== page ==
Each month's releases announce what's coming next; they are planned two years in advance. Collectors are scholarly people who demand reliable, complete documentation. The notes include biographical details, discographies, original matrix numbers, complete personnel and where and when and under what conditions the music was recorded. - MOST sales are in Western Europe, followed by North America. (Japanese fans are not generally interested in jazz made before the 1950s.) Through record-shop feedback, Petard learned that Wynton Marsalis and Tony Bennett are enthusiasts. The Italian singer and composer Paolo Conte and the French actor and director Pierre Mondy are fans. Distribution is international. ''I have to be very careful not to disappoint my customers,'' Petard says. ''I would disappoint them if I left out basic information like the matrix number. If I spent not enough money or did not pay enough attention to the sound quality. Or if, to make things easier for myself, I omitted a recording because I could not find it. These people know the difference. They know how to listen.'' The Classics record label has been releasing five jazz reissues a month for what, by the end of December, will add up to 600 CDs in 10 years. That's five a month, on the 15th of each month, "like a magazine," says Gilles Petard, the label's founder and one-man-band director. "I've never missed a deadline."

.

Reissues only, all of the material was originally released on 78 rpms. Most came from Petard's personal collection, which covers just about every wall of every room and hall of his large Parisian apartment. (What he doesn't have he knows where to find.) There are all formats — 78s, 45s, LPs and CDs. He prefers listening to one-tune-per-disk 78s, where you have to motivate yourself to get up and choose the next number.

.

Classics consists of everything ever recorded by close to 200 musicians. "Everything," however, requires qualification. It does not mean everything. It refers to studio recordings the artists originally agreed were the best versions of each song. No alternate takes, no air shots, no concerts, no pirates — only definitive studio releases, but all of them.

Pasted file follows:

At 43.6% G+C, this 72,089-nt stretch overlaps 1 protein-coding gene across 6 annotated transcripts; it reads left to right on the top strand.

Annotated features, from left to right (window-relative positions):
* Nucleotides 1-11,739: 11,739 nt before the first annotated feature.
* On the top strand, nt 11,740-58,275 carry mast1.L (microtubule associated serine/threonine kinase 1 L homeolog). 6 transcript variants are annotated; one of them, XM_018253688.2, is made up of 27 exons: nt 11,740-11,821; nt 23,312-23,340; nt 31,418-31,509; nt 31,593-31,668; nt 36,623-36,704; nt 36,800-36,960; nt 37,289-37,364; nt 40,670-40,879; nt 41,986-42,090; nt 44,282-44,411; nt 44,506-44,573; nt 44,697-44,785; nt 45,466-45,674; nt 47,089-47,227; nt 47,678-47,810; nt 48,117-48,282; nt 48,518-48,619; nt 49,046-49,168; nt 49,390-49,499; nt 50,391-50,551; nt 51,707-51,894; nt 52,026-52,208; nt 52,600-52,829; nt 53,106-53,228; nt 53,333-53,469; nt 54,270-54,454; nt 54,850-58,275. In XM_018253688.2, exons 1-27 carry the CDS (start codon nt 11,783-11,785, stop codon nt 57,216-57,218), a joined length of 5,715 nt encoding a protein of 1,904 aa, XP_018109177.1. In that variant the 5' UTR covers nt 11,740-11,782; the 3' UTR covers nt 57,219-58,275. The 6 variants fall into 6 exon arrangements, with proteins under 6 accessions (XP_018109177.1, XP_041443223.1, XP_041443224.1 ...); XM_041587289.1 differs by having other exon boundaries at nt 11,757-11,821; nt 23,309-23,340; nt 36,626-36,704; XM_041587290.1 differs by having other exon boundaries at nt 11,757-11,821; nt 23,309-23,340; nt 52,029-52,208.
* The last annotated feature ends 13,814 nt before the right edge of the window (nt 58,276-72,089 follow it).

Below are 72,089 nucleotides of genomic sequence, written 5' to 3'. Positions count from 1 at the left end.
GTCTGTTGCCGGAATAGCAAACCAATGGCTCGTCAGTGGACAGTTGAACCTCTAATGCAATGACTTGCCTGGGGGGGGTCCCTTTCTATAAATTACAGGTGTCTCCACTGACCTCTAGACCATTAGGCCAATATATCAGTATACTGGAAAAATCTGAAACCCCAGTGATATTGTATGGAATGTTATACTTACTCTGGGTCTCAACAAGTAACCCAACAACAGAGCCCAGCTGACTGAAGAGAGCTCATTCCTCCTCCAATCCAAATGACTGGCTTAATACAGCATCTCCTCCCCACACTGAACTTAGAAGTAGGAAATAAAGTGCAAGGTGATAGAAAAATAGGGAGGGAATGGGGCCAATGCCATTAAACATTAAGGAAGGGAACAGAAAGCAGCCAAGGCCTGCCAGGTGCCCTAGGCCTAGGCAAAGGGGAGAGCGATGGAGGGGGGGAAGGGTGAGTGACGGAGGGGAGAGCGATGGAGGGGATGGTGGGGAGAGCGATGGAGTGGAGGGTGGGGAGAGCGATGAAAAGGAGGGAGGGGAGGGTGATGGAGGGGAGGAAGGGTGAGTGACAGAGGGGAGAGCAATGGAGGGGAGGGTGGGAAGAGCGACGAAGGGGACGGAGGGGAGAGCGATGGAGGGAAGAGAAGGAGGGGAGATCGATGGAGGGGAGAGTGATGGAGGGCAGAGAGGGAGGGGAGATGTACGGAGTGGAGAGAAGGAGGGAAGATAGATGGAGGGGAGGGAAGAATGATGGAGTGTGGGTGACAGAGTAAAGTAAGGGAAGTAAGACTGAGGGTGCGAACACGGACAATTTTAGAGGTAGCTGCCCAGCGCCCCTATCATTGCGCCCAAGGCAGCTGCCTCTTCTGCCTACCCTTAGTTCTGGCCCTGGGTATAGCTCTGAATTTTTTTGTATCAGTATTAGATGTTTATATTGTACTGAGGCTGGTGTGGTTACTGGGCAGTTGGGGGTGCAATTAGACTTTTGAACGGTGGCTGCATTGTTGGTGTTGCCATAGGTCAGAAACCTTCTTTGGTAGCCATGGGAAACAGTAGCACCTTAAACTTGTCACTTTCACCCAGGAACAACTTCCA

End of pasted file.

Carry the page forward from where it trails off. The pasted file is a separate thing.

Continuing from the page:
.

The big name bandleaders represented run from the usual suspects — Louis Armstrong, Benny Goodman, Cab Calloway, Duke Ellington and Count Basie — to the once top-billed, now overlooked Don Redman, Gene Krupa, Andy Kirk, Artie Shaw, Louis Jordan and Fletcher Henderson.

.

In France, recordings come into the public domain after 50 years. So rational business practice coincides with chronological historical continuity. Early Bud Powell and Oscar Peterson from 1947 are recent releases (1948 Buddy Rich is next). The 50th anniversary of the LP, which engendered a recording explosion, is coming up in six years or so. Petard does not intend to deal with it. Instead, he will go back and pick up Glenn Miller and Charlie Barnet and other previously omitted names.

.

Petard is a bachelor, and he does not own a television set. Basically, he listens to music all day. His pleasure-motivated, well-informed taste translates into compilations that provide people with a new perspective on worthy stylists who are, or were, or ought to be important to them — Don Byas, Dickie Wells, Pee Wee Russell, Slam Stewart, Bud Freeman. A few choices are of historical more than musical interest — the jump-band leader Skeets Tolbert and Buddy Johnson, whose late '40s big band paved the way for R&B, are two examples.

.

Catering to collectors limits Petard's market. Niche marketer par excellence, he knows his niche; he's in it. Overhead is about as low as it can get, only himself in his own apartment. Subletting all goods and services, he breaks even selling 1,000 copies. He's like a mom-and-pop store. His product never spoils or goes out of style.

.

All Classics CDs are still available and still, though maybe slowly, selling. There are five CDs under the name of the trumpeter Henry (Red) Allen. The complete works of each chosen musician remaining available is a given.

.